A fresh egg will feel heavy and sink to the bottom of a bowl of water, lying on its long side. A less fresh egg will stand on end in the bowl of water. A bad egg will float. When in doubt, use your eyes and your nose; a rotten egg is pretty hard to miss. One side note: older eggs are actually better for soufflés than farm-fresh.
It seems a little counterintuitive, as mold is essential to cheese, but if you see mold on your cheese (fuzzy, green, lichen-looking stuff—not the blue veins in your Gorgonzola), it’s gone bad. It also should not feel slimy or oily. And while some cheeses start out smelly, if a normally non-smelly cheese, like provolone or mozzarella, starts stinking up the fridge, it’s probably time to let it go.
You can use both. The white bulb part toward the root has a deeper, more oniony flavor. The dark green part is milder but adds nice color. (Don’t forget: you eat with your eyes first.) With a leek (it looks like a scallion but much larger), you will only use the white part. The green ends are bitter.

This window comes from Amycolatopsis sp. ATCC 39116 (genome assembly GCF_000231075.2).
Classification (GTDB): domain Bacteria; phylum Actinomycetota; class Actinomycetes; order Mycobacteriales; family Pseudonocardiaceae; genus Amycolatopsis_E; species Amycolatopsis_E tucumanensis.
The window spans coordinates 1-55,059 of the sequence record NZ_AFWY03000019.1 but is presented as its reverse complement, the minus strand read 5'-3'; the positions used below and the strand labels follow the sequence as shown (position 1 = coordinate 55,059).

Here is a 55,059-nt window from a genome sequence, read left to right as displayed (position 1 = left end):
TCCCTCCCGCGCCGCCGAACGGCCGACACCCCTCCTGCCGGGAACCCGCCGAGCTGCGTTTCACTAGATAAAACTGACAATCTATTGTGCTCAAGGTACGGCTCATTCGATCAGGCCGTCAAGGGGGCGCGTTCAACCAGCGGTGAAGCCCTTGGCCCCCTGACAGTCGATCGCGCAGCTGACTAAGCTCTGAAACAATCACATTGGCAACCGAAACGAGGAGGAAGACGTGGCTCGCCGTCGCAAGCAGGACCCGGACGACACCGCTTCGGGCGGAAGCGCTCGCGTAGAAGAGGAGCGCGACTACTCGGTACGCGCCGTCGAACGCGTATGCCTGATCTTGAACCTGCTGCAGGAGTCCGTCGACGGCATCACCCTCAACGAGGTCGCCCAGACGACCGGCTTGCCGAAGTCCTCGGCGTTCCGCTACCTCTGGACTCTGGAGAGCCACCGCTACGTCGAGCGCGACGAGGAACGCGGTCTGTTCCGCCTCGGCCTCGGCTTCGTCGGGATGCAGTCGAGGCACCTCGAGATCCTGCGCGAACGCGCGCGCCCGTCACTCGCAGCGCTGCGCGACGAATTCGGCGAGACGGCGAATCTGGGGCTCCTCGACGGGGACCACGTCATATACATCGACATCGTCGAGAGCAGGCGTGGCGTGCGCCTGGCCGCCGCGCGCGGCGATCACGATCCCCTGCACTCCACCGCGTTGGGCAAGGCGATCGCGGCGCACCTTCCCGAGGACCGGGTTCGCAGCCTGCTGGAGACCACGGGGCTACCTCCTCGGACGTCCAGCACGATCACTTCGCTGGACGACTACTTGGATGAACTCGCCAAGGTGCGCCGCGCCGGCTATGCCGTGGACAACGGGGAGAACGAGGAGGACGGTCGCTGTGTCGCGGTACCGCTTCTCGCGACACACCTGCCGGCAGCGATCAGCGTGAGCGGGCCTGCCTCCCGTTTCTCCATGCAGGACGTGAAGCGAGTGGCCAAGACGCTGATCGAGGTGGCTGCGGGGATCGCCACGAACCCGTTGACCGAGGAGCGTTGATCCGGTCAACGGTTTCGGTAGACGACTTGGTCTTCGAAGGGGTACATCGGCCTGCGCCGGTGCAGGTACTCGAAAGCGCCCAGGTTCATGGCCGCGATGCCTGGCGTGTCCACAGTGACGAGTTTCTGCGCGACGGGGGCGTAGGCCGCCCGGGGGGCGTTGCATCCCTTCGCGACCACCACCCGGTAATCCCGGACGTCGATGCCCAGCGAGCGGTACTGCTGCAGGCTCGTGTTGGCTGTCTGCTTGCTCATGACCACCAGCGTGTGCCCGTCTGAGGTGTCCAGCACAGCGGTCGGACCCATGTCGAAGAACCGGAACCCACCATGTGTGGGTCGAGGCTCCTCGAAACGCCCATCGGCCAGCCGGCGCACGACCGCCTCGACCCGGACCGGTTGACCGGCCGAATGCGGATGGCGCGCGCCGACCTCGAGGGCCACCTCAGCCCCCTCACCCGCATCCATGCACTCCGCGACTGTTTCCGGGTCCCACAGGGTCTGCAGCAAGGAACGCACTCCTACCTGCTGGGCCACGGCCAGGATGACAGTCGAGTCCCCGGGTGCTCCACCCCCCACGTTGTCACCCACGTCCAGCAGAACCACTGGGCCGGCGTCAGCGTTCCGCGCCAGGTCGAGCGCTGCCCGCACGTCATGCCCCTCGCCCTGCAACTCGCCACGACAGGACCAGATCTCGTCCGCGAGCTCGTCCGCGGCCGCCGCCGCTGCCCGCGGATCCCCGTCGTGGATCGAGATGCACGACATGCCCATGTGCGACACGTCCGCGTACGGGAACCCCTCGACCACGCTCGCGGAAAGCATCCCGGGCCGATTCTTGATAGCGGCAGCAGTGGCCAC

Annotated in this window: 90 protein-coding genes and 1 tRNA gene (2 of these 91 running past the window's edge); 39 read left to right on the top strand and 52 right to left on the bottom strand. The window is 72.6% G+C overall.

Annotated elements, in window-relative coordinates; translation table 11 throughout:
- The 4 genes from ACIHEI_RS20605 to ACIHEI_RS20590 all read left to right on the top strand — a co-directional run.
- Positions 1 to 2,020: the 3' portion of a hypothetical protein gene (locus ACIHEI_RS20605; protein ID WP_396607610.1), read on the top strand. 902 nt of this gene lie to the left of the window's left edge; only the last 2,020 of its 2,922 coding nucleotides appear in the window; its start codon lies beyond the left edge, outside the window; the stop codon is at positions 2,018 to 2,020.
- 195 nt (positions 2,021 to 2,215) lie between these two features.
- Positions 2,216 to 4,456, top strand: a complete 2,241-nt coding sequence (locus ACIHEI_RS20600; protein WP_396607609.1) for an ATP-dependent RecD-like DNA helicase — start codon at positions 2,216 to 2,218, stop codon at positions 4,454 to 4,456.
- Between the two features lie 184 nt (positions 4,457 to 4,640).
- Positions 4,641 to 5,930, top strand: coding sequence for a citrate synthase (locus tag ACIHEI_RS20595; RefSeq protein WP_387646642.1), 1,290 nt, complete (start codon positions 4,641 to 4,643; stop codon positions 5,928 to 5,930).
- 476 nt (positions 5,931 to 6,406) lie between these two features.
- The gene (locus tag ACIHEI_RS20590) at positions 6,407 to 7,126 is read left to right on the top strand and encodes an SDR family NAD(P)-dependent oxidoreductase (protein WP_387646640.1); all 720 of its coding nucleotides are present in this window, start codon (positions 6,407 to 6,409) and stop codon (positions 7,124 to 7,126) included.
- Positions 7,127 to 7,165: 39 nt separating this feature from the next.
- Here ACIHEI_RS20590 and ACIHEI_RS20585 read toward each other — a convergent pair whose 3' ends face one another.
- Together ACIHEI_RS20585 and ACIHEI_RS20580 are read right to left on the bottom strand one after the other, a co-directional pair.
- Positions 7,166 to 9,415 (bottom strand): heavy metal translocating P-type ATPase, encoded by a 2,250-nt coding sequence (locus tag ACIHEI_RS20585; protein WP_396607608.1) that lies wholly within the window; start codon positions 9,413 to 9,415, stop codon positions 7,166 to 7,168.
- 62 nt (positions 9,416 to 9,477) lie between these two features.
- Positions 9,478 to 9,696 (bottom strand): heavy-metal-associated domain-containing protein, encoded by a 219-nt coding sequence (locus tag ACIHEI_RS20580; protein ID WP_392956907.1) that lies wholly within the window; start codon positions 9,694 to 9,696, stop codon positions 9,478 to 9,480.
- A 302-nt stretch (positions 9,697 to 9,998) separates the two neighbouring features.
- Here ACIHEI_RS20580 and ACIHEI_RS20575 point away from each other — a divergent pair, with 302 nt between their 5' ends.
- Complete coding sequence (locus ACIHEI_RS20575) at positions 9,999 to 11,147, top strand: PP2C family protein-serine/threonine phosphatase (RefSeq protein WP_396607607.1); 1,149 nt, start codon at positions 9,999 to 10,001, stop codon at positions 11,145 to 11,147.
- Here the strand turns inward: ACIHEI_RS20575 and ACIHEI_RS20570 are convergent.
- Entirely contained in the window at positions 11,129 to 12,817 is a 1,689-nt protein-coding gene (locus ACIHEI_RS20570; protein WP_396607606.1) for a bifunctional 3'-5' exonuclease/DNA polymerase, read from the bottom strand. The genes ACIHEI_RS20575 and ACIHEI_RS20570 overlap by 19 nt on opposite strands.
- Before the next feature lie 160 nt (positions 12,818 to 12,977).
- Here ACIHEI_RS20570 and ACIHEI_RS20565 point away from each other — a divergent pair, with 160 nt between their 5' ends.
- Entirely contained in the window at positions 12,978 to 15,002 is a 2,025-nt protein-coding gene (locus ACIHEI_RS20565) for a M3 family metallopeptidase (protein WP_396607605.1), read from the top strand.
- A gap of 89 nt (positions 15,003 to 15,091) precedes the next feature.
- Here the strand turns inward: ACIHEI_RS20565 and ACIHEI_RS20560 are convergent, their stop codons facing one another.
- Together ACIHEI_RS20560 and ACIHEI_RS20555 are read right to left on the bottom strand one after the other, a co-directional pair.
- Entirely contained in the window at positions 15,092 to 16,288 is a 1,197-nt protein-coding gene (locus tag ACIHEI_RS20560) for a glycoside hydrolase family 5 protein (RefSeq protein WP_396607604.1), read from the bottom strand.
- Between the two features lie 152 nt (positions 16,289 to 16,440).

Smash it against a cutting board using the flat side of a large chef’s knife and the heel of your hand. Don’t be shy. Give it a good whack. Then slide or peel the papery skin off and smash again before mincing.
By Kathryn Williams
Disclaimer: The views expressed above are solely those of the author and may
not reflect those of
Care2, Inc., its employees or advertisers.